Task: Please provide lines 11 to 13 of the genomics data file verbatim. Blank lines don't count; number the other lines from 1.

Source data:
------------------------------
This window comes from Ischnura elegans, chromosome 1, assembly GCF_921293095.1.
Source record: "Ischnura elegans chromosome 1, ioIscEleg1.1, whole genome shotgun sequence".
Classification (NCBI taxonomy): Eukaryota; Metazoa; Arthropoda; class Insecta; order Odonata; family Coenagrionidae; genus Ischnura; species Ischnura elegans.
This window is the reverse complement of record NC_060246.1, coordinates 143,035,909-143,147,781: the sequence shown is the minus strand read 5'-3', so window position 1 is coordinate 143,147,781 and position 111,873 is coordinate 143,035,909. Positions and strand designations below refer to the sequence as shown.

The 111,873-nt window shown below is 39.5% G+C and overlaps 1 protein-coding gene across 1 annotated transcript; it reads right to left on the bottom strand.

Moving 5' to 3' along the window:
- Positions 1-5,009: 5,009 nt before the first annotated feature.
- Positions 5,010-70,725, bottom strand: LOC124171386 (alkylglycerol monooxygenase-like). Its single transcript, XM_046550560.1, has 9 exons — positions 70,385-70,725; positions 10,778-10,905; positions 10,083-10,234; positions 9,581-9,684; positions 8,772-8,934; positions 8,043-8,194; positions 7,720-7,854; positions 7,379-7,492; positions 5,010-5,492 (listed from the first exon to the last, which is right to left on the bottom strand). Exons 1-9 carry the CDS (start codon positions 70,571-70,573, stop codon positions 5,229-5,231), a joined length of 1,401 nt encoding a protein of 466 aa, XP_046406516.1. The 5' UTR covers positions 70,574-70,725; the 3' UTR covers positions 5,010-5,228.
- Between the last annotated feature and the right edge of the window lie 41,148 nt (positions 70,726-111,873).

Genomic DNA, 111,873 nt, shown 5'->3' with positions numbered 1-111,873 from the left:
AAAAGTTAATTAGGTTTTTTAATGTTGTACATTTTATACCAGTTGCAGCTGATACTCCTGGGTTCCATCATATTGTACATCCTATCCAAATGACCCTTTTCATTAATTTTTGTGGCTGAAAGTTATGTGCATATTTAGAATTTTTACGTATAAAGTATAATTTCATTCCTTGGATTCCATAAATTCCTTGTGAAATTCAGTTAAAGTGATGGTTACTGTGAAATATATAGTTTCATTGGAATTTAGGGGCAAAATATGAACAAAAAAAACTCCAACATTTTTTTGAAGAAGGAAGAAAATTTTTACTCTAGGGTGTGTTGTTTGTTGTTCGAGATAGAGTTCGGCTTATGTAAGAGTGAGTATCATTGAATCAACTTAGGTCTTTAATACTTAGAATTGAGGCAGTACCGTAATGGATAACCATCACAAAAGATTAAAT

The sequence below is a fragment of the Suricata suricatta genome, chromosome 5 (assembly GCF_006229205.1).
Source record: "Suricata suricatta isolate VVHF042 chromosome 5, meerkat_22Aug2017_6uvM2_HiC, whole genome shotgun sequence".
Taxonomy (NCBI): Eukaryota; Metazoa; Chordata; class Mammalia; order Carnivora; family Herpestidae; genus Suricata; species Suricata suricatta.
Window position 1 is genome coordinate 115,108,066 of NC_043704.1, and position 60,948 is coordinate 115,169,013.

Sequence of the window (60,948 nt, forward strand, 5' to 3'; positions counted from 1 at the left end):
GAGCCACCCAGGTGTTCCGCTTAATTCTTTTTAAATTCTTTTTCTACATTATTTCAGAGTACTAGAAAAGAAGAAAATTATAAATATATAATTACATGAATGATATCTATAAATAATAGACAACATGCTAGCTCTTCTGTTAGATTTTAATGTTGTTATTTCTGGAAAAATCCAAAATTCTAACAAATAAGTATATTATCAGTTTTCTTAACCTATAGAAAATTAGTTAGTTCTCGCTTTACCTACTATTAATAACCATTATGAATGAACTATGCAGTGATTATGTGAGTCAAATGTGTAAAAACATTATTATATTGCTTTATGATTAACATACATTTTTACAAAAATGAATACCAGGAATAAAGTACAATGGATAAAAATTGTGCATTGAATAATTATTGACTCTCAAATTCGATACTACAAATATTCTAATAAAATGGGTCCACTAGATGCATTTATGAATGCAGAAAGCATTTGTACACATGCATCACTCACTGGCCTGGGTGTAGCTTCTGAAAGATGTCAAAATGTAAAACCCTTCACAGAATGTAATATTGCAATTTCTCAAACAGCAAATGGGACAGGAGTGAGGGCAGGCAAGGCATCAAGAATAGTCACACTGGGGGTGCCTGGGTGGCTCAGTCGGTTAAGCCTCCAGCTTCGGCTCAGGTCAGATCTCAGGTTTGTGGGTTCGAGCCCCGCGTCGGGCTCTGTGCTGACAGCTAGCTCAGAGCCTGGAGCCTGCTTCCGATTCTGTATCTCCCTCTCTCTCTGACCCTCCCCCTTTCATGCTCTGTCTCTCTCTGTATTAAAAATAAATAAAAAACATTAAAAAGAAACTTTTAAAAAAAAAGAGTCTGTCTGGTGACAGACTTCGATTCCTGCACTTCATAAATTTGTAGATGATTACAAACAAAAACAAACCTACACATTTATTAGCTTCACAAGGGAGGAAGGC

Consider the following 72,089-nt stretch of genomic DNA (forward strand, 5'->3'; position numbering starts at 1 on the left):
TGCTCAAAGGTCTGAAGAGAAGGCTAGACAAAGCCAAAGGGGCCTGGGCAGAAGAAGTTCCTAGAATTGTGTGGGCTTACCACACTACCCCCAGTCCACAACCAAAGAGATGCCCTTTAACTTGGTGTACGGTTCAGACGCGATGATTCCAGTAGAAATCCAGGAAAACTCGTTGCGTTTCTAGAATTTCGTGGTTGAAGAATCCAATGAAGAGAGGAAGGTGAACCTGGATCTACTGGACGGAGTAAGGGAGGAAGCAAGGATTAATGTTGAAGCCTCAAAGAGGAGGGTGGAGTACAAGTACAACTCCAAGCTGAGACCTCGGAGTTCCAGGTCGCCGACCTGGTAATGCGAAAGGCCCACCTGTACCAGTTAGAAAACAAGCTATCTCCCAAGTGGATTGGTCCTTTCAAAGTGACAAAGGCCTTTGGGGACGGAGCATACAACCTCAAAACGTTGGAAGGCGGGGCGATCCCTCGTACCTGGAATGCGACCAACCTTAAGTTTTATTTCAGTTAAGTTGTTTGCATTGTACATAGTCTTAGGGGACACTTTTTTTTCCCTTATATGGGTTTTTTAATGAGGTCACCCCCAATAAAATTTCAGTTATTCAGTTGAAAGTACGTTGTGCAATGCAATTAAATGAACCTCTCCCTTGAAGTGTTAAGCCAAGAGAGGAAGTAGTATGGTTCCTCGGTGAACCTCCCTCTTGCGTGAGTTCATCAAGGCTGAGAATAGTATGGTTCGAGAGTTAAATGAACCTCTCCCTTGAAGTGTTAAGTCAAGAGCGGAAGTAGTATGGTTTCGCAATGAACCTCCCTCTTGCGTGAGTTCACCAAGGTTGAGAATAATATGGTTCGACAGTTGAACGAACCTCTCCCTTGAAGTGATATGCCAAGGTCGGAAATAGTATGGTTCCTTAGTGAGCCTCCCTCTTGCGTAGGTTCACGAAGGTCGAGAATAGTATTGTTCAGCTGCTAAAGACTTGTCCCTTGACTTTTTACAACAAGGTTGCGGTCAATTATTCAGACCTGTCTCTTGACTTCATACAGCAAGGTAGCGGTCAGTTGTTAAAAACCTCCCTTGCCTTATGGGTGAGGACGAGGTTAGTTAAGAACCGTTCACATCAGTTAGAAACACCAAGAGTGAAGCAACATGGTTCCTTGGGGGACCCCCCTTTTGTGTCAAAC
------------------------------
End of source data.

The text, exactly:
AAAAGTTAATTAGGTTTTTTAATGTTGTACATTTTATACCAGTTGCAGCTGATACTCCTGGGTTCCATCATATTGTACATCCTATCCAAATGACCCTTTTCATTAATTTTTGTGGCTGAAAGTTATGTGCATATTTAGAATTTTTACGTATAAAGTATAATTTCATTCCTTGGATTCCATAAATTCCTTGTGAAATTCAGTTAAAGTGATGGTTACTGTGAAATATATAGTTTCATTGGAATTTAGGGGCAAAATATGAACAAAAAAAACTCCAACATTTTTTTGAAGAAGGAAGAAAATTTTTACTCTAGGGTGTGTTGTTTGTTGTTCGAGATAGAGTTCGGCTTATGTAAGAGTGAGTATCATTGAATCAACTTAGGTCTTTAATACTTAGAATTGAGGCAGTACCGTAATGGATAACCATCACAAAAGATTAAAT

The sequence below is a fragment of the Suricata suricatta genome, chromosome 5 (assembly GCF_006229205.1).
Source record: "Suricata suricatta isolate VVHF042 chromosome 5, meerkat_22Aug2017_6uvM2_HiC, whole genome shotgun sequence".